Last tango in Sheffield…

It’s safe to say that I do not have a body built for dance – well, unless you count the thing they do in Lederhosen that involves bumping bottoms and slapping thighs and faces as dancing. 

I have slightly flat feet, dodgy knees and no sense of coordination.  I don’t dance like my dad – it’s way worse than that!  If I were a horse I’d have been led out behind the barn and turned into ‘Fido’s Juicy Morsels’ years ago.

But….I like tango music!  I think that if I were ever granted a wish to be able to dance ONE formal dance well, it would be the Tango. 

I suppose I should blame Tom Lehrer….I think my interest started from hearing Mr Lehrer’s excellent Masochism Tango.   I mean – how can one resist a song with lyrics like:

At your command before you here I stand
My heart is in my hand – yecch 

that was written in the 1950s, pre-dating the Goth kids by four decades…. 

I think the next time I came across the Tango was performed by Gomez and Morticia Addams in ‘Addams Family Values’.  Again – excellent!

There’s a line in ‘Scent of a Woman’ (see below) where Gabrielle Anwar’s character says that she wanted to learn the dance but that her boyfriend thought that the Tango was ‘hysterical’.  I think I see where he was coming from – it is so mannered and passionate that to some people it may appear as overly emotional – hysterical – or quite amusing. 

Which brings me to my next exhibit…

I think the thing that finally got me ‘hooked’ on the music was the scene in the movie ‘Scent of a Woman’ where Al Pacino, playing a blind, retired military officer dances a tango with Gabrielle Anwar.  It’s a great scene for all sorts of reasons – take a look at it here and enjoy – and there’s a couple of good quotes in there, especially ‘Some people live a lifetime in a minute’.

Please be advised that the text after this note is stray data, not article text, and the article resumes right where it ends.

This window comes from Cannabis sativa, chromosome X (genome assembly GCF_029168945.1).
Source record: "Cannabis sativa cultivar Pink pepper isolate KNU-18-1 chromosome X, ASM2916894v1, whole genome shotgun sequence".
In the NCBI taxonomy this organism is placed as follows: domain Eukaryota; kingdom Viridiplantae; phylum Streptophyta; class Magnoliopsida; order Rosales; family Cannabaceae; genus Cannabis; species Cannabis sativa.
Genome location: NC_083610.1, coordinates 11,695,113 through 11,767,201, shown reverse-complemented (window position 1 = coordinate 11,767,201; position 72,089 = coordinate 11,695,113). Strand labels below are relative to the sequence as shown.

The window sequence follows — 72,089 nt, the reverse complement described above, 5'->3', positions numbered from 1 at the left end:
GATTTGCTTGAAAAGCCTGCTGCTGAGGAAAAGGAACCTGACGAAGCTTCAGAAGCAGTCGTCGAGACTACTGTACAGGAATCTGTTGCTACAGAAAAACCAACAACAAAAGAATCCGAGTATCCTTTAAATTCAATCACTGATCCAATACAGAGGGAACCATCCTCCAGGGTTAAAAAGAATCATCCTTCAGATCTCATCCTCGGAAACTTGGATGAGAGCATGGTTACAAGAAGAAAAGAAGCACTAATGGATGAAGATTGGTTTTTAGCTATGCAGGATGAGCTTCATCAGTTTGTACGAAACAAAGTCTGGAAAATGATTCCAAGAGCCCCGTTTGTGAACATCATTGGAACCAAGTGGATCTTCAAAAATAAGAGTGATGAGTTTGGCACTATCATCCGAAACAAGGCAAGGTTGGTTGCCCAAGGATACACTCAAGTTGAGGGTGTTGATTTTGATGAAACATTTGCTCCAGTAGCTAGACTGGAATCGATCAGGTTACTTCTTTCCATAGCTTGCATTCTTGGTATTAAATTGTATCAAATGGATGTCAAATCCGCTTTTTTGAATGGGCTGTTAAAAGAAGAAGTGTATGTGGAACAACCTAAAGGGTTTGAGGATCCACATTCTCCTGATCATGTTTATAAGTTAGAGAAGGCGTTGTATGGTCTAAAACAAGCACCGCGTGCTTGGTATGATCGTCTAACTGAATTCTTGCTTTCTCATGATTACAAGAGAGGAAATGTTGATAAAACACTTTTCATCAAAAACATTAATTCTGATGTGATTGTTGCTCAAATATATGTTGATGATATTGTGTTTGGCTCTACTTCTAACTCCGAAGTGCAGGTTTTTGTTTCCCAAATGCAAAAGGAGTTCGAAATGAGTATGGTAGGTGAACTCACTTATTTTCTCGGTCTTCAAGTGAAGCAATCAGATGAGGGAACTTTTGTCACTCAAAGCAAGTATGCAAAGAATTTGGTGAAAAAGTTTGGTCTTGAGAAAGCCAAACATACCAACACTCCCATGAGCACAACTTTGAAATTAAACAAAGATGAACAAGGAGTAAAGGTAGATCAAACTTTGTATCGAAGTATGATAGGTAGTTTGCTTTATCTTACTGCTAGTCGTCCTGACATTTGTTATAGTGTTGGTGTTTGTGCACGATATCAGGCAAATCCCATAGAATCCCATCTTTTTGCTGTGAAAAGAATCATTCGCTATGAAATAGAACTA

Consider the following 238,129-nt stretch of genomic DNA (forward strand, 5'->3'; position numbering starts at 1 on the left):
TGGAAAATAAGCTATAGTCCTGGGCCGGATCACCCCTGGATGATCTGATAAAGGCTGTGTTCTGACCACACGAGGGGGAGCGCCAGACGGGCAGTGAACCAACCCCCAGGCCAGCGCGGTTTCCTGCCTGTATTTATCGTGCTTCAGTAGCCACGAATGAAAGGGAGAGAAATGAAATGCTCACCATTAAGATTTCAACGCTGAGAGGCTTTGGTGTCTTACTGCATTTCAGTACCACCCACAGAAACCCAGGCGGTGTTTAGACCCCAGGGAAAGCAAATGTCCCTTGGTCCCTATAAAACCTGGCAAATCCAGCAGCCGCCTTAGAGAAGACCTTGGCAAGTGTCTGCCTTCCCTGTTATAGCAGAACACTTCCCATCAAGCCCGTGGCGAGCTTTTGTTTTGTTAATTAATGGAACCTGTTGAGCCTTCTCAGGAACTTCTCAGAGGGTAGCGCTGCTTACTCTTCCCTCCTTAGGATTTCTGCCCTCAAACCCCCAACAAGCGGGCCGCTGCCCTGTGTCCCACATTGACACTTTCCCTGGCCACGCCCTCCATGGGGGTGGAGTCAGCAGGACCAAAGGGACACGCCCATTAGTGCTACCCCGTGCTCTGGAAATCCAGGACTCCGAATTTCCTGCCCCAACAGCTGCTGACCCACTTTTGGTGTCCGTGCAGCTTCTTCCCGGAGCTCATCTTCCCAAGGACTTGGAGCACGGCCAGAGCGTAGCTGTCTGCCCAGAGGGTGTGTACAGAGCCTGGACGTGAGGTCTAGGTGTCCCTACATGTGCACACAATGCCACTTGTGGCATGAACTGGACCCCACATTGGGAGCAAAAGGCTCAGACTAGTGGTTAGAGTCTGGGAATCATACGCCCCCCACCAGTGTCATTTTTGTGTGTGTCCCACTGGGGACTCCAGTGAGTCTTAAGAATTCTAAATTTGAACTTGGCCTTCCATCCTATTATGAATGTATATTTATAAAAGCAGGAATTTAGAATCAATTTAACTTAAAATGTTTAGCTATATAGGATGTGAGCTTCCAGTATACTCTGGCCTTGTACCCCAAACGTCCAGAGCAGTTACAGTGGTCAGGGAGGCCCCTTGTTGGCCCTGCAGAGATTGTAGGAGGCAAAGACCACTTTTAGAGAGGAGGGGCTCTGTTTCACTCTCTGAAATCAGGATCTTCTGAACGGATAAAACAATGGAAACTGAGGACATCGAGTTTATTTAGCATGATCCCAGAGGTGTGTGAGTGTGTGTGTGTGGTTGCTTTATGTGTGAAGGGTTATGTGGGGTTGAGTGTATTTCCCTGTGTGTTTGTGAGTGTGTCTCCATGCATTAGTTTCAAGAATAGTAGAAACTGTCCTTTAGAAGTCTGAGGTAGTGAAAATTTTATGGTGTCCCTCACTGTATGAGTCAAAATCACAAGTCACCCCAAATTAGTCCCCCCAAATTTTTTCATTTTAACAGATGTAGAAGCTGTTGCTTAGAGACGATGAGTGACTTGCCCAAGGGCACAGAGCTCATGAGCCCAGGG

The dance is a great affirmation of life and passion; a few minutes searching on YouTube will reveal quite a few videos of excellent dancing, and a similar period of time searching Spotify or any other online music resource will reveal a large amount of music, both traditional Tango and modern combinations of Tango and Electronica, like that produced by ‘The Gotan Project’.

For the purists, the Tango referred to above is the ‘Argentine Tango’ which is less formalised and structured than the ‘Ballroom Tango’.  I may not be able to dance it, but I can enjoy it!  Funnily enough, within a few days of me starting to write this piece I came across two of my friends who were expressing an interest in learning the Tango, and heard that a bar in Sheffield might be running lessons. 

Maybe I should go along to watch…